According to FBI Special Agent Terry Wade, agents came by the family’s home and ‘extensively’ interviewed the suspect and his parents. Atchinson told the feds that he enjoyed ‘trolling’ online but said he had no plans to commit violence.
‘It was not a specific threat, it was not about Aztec, in particular,’ Wade noted.
The FBI later closed the investigation, which entailed a review of the suspect’s computer files and online presence, without bringing any charges agaisnt Atchinson because no crime had been committed and there was no justification to continue looking into his activities, said Wade.
Well-wishers have donated over $6,000 to the family of Jordan-Marquez through crowdfunding sites
Jordan-Marquez was the captain of the cheerleading team at Aztec High School
‘Casey was tragically killed today in a shooting at Aztec High School. She was young, vibrant and loved by all,’ a friend wrote on the YouCaring crowdfunding site
Well-wishers have donated over $6,000 to the family of Jordan-Marquez through crowdfunding sites.
A GoFundMe page has also been set up for Fernandez.
Jordan-Marquez was a cheerleader at Aztec High School, while Fernandez played for the football team, according to KOB 4-TV.
‘We were always there for each other no matter what was happening on a personal level or something that happened outside of school,’ said Deja Greenleaf, an Aztec graduate who was teammates with Fernandez.
‘We are always there.’
‘Nothing seems real,’ Greenleaf said.
‘You just want to believe everything is OK and you move through the stages of grief.’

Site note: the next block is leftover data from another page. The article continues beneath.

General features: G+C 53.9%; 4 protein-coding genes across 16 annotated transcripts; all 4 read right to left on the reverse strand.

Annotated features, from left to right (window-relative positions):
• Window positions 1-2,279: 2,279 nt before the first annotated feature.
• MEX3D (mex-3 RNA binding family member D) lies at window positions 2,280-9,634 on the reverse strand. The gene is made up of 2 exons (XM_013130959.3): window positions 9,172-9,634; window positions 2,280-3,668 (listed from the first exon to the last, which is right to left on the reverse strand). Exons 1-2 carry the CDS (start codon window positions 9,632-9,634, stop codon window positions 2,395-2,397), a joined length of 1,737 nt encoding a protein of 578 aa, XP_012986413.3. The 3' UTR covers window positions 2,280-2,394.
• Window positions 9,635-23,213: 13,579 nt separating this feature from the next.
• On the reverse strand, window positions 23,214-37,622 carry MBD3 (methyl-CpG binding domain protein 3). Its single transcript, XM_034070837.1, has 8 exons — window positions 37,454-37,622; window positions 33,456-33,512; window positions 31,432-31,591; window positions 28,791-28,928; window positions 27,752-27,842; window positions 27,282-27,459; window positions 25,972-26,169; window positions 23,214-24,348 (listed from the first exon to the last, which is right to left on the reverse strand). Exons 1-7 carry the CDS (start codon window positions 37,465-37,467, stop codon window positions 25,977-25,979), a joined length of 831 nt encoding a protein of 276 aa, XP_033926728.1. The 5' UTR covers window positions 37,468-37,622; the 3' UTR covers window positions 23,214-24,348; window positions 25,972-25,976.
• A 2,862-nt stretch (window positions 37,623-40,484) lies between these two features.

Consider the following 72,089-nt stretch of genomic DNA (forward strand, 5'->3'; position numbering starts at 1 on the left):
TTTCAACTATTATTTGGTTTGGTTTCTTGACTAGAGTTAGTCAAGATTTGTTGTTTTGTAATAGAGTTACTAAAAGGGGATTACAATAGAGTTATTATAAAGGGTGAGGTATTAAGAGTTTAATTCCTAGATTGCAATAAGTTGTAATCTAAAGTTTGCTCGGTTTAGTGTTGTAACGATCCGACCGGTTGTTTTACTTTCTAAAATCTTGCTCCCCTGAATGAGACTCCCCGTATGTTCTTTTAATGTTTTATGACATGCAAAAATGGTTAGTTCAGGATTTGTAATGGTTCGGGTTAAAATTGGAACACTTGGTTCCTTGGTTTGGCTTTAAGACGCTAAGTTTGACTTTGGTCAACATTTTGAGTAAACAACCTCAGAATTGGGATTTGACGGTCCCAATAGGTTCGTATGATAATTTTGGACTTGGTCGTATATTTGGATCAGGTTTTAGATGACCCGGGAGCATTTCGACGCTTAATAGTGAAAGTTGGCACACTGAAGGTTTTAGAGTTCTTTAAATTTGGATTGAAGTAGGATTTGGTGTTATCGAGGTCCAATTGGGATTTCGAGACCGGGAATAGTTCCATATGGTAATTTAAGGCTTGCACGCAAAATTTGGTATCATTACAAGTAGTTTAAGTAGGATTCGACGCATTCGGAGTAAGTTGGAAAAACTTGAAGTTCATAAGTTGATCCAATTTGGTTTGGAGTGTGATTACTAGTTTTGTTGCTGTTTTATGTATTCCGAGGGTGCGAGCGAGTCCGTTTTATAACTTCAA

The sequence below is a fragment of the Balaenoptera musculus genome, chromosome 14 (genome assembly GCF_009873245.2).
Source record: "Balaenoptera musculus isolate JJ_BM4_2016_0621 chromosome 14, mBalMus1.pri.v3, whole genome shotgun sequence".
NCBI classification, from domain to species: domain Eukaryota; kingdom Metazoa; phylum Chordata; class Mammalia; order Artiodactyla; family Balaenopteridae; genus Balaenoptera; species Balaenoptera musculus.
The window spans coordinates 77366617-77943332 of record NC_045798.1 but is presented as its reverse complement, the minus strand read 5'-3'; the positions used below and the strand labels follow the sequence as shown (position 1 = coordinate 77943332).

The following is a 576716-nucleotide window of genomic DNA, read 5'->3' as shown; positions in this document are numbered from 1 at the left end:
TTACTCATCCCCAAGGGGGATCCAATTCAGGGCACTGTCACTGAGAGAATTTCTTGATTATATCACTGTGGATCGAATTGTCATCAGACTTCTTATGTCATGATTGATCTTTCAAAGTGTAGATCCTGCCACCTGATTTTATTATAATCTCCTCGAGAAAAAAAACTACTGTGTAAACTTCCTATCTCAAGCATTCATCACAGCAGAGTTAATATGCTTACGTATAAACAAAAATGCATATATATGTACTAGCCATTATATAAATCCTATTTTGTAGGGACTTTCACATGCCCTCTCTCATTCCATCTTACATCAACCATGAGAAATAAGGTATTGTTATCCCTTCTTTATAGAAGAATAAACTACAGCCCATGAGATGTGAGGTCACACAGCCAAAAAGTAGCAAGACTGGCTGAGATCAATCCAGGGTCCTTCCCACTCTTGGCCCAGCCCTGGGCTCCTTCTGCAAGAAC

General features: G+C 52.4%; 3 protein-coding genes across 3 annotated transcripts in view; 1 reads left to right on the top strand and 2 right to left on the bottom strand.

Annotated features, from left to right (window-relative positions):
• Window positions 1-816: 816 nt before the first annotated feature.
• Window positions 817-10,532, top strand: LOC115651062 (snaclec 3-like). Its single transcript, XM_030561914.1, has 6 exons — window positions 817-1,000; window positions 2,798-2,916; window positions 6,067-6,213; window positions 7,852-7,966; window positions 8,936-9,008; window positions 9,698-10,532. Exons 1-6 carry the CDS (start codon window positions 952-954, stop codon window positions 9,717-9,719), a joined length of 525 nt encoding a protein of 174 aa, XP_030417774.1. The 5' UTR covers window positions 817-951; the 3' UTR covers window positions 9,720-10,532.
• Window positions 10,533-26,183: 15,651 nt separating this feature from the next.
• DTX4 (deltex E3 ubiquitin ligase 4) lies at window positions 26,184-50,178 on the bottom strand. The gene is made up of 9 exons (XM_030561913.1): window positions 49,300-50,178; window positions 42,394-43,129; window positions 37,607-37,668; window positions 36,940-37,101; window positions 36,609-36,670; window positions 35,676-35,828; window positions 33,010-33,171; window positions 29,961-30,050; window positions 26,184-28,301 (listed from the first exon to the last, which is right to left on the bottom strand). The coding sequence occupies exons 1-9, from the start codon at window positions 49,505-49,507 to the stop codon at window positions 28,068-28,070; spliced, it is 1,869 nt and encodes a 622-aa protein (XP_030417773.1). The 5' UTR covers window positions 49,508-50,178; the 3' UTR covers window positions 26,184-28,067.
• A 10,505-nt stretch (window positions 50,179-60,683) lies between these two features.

Friends were sharing their condolences on Marquez’s Facebook page, which displayed photos of the teen in her cheerleading outfit.
Fernandez’s friends shared photos on his page and wore T-shirts that memorialized him during a candlelight vigil late Thursday.
Fernandez’s friends shared photos on his page and wore T-shirts that memorialized him during a candlelight vigil late Thursday
‘He was in eleventh grade and had a bright future ahead of him,’ a friend wrote on a GoFundMe page
The governor described the day as difficult and called the shooting a heinous and horrific act. She called for New Mexicans to unite and support the small community of Aztec
Hundreds of friends and family members braved frigid temperatures to gather at a park in the community of Aztec to honor the two students.
New Mexico Gov. Susana Martinez says several acts of bravery helped save lives during a deadly shooting at a small-town high school.
‘There were several acts of bravery by staff members, teachers and students that were amazing… that actually saved lives,’ Governor Martinez said.
The governor described the day as difficult and called the shooting a heinous and horrific act. She called for New Mexicans to unite and support the small community of Aztec.
Authorities haven’t provided any details about what led to the shooting or how it unfolded.